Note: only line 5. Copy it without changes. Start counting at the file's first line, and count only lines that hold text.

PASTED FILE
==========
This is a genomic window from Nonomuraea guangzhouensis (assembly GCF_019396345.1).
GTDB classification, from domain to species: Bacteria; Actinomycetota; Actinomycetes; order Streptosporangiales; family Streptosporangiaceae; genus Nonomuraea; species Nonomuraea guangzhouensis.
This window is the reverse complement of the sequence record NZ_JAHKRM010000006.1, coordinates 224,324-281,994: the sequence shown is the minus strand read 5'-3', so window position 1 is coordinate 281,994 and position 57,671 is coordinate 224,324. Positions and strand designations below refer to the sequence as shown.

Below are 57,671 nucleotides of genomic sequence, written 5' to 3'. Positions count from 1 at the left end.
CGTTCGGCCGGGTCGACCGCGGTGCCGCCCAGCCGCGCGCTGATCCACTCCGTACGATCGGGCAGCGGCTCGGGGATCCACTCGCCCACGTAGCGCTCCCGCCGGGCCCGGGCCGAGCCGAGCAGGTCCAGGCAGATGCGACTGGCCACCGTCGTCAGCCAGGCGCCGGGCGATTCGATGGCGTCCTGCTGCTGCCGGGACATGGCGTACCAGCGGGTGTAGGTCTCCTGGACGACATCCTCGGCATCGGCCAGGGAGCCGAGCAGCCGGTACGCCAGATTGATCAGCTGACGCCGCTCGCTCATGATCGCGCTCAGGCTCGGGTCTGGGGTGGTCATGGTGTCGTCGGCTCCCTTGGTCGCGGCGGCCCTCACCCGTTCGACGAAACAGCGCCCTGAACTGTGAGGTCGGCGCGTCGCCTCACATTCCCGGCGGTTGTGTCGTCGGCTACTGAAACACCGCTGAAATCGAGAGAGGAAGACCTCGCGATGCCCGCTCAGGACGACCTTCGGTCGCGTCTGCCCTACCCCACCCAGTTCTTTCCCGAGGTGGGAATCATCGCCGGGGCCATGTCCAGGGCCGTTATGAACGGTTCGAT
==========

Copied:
CGTTCGGCCGGGTCGACCGCGGTGCCGCCCAGCCGCGCGCTGATCCACTCCGTACGATCGGGCAGCGGCTCGGGGATCCACTCGCCCACGTAGCGCTCCCGCCGGGCCCGGGCCGAGCCGAGCAGGTCCAGGCAGATGCGACTGGCCACCGTCGTCAGCCAGGCGCCGGGCGATTCGATGGCGTCCTGCTGCTGCCGGGACATGGCGTACCAGCGGGTGTAGGTCTCCTGGACGACATCCTCGGCATCGGCCAGGGAGCCGAGCAGCCGGTACGCCAGATTGATCAGCTGACGCCGCTCGCTCATGATCGCGCTCAGGCTCGGGTCTGGGGTGGTCATGGTGTCGTCGGCTCCCTTGGTCGCGGCGGCCCTCACCCGTTCGACGAAACAGCGCCCTGAACTGTGAGGTCGGCGCGTCGCCTCACATTCCCGGCGGTTGTGTCGTCGGCTACTGAAACACCGCTGAAATCGAGAGAGGAAGACCTCGCGATGCCCGCTCAGGACGACCTTCGGTCGCGTCTGCCCTACCCCACCCAGTTCTTTCCCGAGGTGGGAATCATCGCCGGGGCCATGTCCAGGGCCGTTATGAACGGTTCGAT